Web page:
Duration: 8 minutes 30 seconds
First Performance: July 1995, at the Pittville Pump Room, Cheltenham, performed by the Regency Brass Ensemble, conducted by Diggory Seacome.
The inspiration for the ‘Three Bridges Suite’ came from the composer’s visit to San Francisco in the Easter of 1995. Having been asked by Diggory Seacome to write a work for ten players for the Regency Brass Ensemble (following on from a large scale commission for the Ensemble in 1994), he immediately began to create a piece which in some way mirrored his feelings as he journeyed across the three bridges that span the San Francisco Bay area. Although the work is cast in four movements, the final movement is the composer’s journey back across The Golden Gate Bridge from Sausalito to San Francisco and acts as a reprise.
Golden Gate Bridge
This movement captures the busy nature of one of the world’s most famous landmarks. Alternating between the time signature of 3/4, 3/8 and 2/4, with long sections in 4/4, it mirrors the composer’s complicated and disjointed journey towards the edge of the Golden Gate before arriving on the huge single span structure with an unhindered journey ahead of him.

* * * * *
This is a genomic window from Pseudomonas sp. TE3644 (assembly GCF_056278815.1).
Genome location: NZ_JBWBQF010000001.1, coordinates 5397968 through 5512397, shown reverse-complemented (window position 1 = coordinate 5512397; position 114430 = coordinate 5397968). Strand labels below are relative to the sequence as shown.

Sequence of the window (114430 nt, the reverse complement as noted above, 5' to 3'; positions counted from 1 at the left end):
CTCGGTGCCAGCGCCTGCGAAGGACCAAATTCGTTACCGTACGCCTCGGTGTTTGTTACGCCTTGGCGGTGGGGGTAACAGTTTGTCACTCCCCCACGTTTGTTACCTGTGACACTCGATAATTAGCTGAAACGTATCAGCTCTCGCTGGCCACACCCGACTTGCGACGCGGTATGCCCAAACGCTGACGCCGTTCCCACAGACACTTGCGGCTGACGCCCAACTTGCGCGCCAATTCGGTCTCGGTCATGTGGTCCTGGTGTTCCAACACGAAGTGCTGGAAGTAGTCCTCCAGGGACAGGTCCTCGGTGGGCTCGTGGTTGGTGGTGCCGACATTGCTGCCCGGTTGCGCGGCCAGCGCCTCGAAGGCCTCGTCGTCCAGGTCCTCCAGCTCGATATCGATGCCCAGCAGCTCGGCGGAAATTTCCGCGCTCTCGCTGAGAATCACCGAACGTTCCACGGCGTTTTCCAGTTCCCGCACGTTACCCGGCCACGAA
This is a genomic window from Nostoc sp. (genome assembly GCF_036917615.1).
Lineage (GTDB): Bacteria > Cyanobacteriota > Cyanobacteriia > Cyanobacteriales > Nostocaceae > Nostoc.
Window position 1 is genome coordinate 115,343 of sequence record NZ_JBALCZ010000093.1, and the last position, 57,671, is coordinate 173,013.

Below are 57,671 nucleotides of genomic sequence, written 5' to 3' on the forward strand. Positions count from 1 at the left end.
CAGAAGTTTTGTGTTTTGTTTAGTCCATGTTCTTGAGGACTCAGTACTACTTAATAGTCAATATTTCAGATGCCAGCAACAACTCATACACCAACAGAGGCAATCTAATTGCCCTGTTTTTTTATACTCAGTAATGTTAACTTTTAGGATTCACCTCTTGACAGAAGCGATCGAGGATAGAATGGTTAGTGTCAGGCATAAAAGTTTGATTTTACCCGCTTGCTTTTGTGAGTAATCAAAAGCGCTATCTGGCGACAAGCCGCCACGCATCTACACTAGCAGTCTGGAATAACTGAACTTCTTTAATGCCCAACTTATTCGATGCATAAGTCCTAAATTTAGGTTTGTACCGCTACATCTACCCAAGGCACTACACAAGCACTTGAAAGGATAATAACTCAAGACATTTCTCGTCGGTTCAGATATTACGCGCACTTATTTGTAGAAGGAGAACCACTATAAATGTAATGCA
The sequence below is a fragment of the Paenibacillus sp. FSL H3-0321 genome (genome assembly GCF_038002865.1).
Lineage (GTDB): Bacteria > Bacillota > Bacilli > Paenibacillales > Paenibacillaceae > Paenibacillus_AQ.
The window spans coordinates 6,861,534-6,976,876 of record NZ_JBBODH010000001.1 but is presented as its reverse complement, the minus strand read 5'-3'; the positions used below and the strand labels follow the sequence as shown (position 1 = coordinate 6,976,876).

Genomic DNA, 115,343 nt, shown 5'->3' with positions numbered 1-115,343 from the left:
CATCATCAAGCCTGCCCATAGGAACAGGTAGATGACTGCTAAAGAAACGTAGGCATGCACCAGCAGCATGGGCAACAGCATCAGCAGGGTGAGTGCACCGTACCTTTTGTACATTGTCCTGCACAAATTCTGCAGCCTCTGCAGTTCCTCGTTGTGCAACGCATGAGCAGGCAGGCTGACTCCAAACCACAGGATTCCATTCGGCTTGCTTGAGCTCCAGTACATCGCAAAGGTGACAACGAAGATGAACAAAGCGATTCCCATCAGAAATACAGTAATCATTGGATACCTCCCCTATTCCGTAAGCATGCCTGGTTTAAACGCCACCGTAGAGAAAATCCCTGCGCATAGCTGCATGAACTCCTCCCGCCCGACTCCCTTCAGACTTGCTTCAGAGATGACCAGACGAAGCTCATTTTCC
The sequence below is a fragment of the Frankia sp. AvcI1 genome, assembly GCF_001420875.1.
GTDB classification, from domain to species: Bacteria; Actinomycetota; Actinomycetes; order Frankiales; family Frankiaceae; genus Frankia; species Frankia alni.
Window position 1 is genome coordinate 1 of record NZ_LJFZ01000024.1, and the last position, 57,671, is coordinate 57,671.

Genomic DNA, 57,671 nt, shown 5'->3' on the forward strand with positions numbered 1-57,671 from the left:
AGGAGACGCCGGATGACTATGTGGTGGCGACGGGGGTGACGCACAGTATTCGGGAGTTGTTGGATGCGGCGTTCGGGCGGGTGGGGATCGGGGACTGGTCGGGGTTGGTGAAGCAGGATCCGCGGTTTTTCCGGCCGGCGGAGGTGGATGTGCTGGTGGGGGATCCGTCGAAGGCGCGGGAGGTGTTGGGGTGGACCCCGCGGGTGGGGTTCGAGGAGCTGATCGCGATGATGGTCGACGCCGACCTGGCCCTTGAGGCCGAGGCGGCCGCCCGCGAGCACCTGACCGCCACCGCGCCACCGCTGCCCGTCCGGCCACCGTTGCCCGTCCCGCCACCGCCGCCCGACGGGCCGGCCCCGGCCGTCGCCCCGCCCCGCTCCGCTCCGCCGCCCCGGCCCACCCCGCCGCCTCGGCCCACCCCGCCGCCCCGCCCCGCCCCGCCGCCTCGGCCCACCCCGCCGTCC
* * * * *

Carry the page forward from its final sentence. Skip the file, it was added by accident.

San Francisco Bay Bridge
This bridge is reminiscent of the Brooklyn Bridge in New York and its lattice-work structure is epitomised in the pointillistic ‘motto’ played by trumpets and horn at the beginning. As it moves towards a small island in the middle of the Bay it changes direction slightly, giving a feel of another structure altogether. Venables has captured the ‘American’ feel of this bridge using jazz rhythms and a ‘sleazy’ melodic idea.
San Mateo Bridge
This is the longest and most modern of all of the three bridges and seems to soar out of nowhere as one travels across it. The composer felt that this was the calmest and the most serene part of his journey and has depicted this with a soft, slow melody played by the flugelhorn. As one nears the middle of the bridge its huge expanse allows many beautiful vistas to be taken in, before dropping onto its other side.
Golden Gate Bridge (Reprise)
The return over the Golden Gate Bridge offers very much the same material as the opening movement. A coda allows the work to end in a more affirmative and complete way, bringing to a close a lengthy but unique journey.